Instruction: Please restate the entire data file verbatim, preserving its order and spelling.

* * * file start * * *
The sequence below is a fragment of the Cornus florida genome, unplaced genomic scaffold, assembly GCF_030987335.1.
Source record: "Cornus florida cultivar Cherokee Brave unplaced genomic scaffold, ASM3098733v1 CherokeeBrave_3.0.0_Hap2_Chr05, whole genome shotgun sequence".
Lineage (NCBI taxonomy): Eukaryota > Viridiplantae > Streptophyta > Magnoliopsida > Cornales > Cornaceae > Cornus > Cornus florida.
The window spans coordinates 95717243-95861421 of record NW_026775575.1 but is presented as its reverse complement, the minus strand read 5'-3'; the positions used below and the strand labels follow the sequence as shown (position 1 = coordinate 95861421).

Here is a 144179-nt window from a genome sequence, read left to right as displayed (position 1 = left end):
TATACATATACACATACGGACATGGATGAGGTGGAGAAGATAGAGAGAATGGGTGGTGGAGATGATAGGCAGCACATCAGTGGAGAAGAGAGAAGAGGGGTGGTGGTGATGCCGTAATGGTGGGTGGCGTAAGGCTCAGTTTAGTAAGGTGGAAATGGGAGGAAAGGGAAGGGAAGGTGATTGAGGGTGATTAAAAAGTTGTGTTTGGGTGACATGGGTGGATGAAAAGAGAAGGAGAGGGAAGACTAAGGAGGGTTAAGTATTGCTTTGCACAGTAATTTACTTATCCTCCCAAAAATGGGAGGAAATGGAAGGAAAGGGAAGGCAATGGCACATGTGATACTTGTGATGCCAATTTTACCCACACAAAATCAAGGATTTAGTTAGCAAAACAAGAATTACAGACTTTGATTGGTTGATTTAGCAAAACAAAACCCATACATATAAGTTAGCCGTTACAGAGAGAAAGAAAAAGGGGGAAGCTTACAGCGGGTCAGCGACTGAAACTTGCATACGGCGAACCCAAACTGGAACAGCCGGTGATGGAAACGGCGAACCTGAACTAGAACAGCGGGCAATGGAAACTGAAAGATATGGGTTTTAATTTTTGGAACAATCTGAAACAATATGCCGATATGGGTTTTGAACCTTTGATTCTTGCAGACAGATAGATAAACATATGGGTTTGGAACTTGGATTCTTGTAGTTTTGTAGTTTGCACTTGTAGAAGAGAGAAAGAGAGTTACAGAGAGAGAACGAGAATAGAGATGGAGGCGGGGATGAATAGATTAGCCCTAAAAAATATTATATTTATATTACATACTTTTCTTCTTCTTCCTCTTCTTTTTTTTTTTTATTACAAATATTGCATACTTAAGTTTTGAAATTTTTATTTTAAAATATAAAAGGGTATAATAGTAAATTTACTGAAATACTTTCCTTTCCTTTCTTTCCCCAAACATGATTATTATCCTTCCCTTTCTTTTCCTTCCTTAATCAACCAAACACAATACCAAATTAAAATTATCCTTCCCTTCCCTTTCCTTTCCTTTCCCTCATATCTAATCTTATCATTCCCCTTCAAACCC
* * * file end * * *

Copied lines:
The sequence below is a fragment of the Cornus florida genome, unplaced genomic scaffold, assembly GCF_030987335.1.
Source record: "Cornus florida cultivar Cherokee Brave unplaced genomic scaffold, ASM3098733v1 CherokeeBrave_3.0.0_Hap2_Chr05, whole genome shotgun sequence".
Lineage (NCBI taxonomy): Eukaryota > Viridiplantae > Streptophyta > Magnoliopsida > Cornales > Cornaceae > Cornus > Cornus florida.
The window spans coordinates 95717243-95861421 of record NW_026775575.1 but is presented as its reverse complement, the minus strand read 5'-3'; the positions used below and the strand labels follow the sequence as shown (position 1 = coordinate 95861421).

Here is a 144179-nt window from a genome sequence, read left to right as displayed (position 1 = left end):
TATACATATACACATACGGACATGGATGAGGTGGAGAAGATAGAGAGAATGGGTGGTGGAGATGATAGGCAGCACATCAGTGGAGAAGAGAGAAGAGGGGTGGTGGTGATGCCGTAATGGTGGGTGGCGTAAGGCTCAGTTTAGTAAGGTGGAAATGGGAGGAAAGGGAAGGGAAGGTGATTGAGGGTGATTAAAAAGTTGTGTTTGGGTGACATGGGTGGATGAAAAGAGAAGGAGAGGGAAGACTAAGGAGGGTTAAGTATTGCTTTGCACAGTAATTTACTTATCCTCCCAAAAATGGGAGGAAATGGAAGGAAAGGGAAGGCAATGGCACATGTGATACTTGTGATGCCAATTTTACCCACACAAAATCAAGGATTTAGTTAGCAAAACAAGAATTACAGACTTTGATTGGTTGATTTAGCAAAACAAAACCCATACATATAAGTTAGCCGTTACAGAGAGAAAGAAAAAGGGGGAAGCTTACAGCGGGTCAGCGACTGAAACTTGCATACGGCGAACCCAAACTGGAACAGCCGGTGATGGAAACGGCGAACCTGAACTAGAACAGCGGGCAATGGAAACTGAAAGATATGGGTTTTAATTTTTGGAACAATCTGAAACAATATGCCGATATGGGTTTTGAACCTTTGATTCTTGCAGACAGATAGATAAACATATGGGTTTGGAACTTGGATTCTTGTAGTTTTGTAGTTTGCACTTGTAGAAGAGAGAAAGAGAGTTACAGAGAGAGAACGAGAATAGAGATGGAGGCGGGGATGAATAGATTAGCCCTAAAAAATATTATATTTATATTACATACTTTTCTTCTTCTTCCTCTTCTTTTTTTTTTTTATTACAAATATTGCATACTTAAGTTTTGAAATTTTTATTTTAAAATATAAAAGGGTATAATAGTAAATTTACTGAAATACTTTCCTTTCCTTTCTTTCCCCAAACATGATTATTATCCTTCCCTTTCTTTTCCTTCCTTAATCAACCAAACACAATACCAAATTAAAATTATCCTTCCCTTCCCTTTCCTTTCCTTTCCCTCATATCTAATCTTATCATTCCCCTTCAAACCC